By Beverly Bostwick Mulherin
I was 15 years old. My big sister was looking at colleges, so we went to UCI to see if it was one that she wanted to consider. While we were there, we stopped at Mesa Court to evaluate the dormitories. There in the parking lot was a young couple locked in a very romantic embrace. They weren’t kissing, just standing in the midst of that parking lot lost in each other’s arms.
I was sold.
My sister ended up at UCLA, but I was determined that when the time came for me, it would be UCI.
It was 1971 when I started my adventure. While living in Mesa Court, I had the usual college fun. One of my dormitory pals, Sue, became my best friend. We had so much fun doing crazy things, including streaking. Hey, it was the 1970’s, and that’s what serious college students did back in those days.
I’ll never forget when one of the “Planet of the Apes” movies was filmed on our campus. There were apes running all over, attending classes, socializing with students, and generally attracting an enormous amount of attention.
I majored in Social Ecology. I learned so much. Besides Social Ecology, I took many other classes. My world expanded – in fact, enormously. What I learned in my undergraduate days shaped my way of thinking and really changed my whole life. It was invaluable.
I loved the friends that I met at UCI and the fantastic professors, whom I will not forget. Not ever.
After I had been at UCI for a couple of years, I felt like something wasn’t right. I went to the UCI Student Health Center, and they sent me to a doctor. And then to another. And another. But the doctors could find nothing wrong with me. It seemed that I must be OK. I was getting good grades at an excellent university. I was working part time in Newport Beach, and I had a pretty active social life, too. How could I be sick?
But I knew something wasn’t right. I had occasional nausea, horrible headaches and nightmares. At times I felt that I was going to fall down. My vision was getting very strange – as if someone had pulled a shade down; I could see around the edges, but not what was right in front of me. When you are driving on the San Diego freeway and a shade is pulled down in front of your line of vision, it can be a problem. In fact, it can be a major problem.
I finally went to a psychologist. I told him that I wasn’t sick. After all, my doctors had confirmed it. But I felt terrible in spite of it all. So I had come to see a psychologist because well, I needed help. I must need a shrink. That psychologist listened to my sypmtoms and said, “You don’t need a psychologist. You need a neurologist.”
UCI Student Health Center set me up with a neurologist who advised me to go to the hospital as soon as first quarter finals were over. So the day after my last exam, I checked into Hoag Hospital for a battery of tests. And by day’s end, a diagnosis was made: brain tumor.
I was assigned to a neurosurgeon named Dr. Hope.
The next two months of my life were spent at Hoag, which had a strict two-visitors limit per room. But on my 22nd birthday, my roommate from UCI got some other students together for a party. That night there were 15 visitors in my room. The wonderful nurses at Hoag looked the other way.
I had surgery after surgery. I could no longer walk, or write, or feed myself. I was so sick. I had physical and occupational therapy to regain lost skills. And I had so much support from students at UCI and other friends and family. After two months I was sent to another hospital where they specialized in my particular type of tumor. Again I had therapy. Still I could not walk or write.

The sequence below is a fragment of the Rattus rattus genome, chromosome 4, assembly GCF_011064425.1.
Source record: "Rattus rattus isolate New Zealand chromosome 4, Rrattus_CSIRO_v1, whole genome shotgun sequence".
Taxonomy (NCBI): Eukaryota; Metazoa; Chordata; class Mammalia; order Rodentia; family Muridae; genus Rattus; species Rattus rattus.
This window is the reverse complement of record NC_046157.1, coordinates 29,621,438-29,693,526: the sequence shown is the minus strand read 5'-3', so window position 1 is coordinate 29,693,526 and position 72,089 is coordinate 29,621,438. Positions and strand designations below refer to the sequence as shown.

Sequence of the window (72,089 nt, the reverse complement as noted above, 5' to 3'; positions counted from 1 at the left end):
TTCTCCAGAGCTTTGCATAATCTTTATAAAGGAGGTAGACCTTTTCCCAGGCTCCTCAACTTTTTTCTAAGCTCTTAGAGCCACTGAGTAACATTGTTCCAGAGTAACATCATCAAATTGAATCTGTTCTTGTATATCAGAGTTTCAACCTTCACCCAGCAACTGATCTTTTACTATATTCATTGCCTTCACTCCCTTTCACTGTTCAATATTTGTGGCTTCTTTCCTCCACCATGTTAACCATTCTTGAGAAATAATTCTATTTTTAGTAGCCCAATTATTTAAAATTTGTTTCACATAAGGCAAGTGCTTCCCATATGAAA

Finally I went home. For a third time I had therapy, this time as an outpatient. By now, I was feeling better. I learned to walk and use my hands again. I loved therapy so much, especially occupational therapy.
A year passed. I still didn’t walk or write well. But I was determined to return to UCI and finish my education. It was really nice to be on my own again, and especially back at a place that I had come to love so much. I used a tape recorder since my writing, although improving, was still too slow to take notes. My professors gave me a little extra time for writing exams if I needed it. So I succeeded once again at UCI.
I graduated and with my social ecology background as an excellent basis for rehab work and my personal experience providing empathy, I master’s in occupational therapy at USC. I have been a therapist now for over 33 years, and have loved every single day of my career!
If you’re wondering about Sue, my streaking pal, I can tell you. A lifelong friendship developed in Mesa Court. After earning a social ecology degree at UCI, Sue received a law degree, and was valedictorian of her class. She practiced law for a few years, and then raised two beautiful children. Now she and her significant other own a magic shop in Los Angeles called “Whimsic Alley”, which sells all things Harry Potter.
I’m married and have two beautiful children, also. The oldest is a brilliant Berkeley graduate, and my talented younger child sings and acts and currently attends a high school art magnet.
As I look back on it all, I see how valuable my experience at UCI was to everything in my life. You gain so much at college. In addition to learning specific skills that you will use in your future career, many lessons come your way. Your vocabulary expands. You meet many diverse people. You gain ideas and have insights that would not have been possible.
I am so lucky that I was able to attend this wonderful university!
*Images provided by Beverly Bostwick Mulherin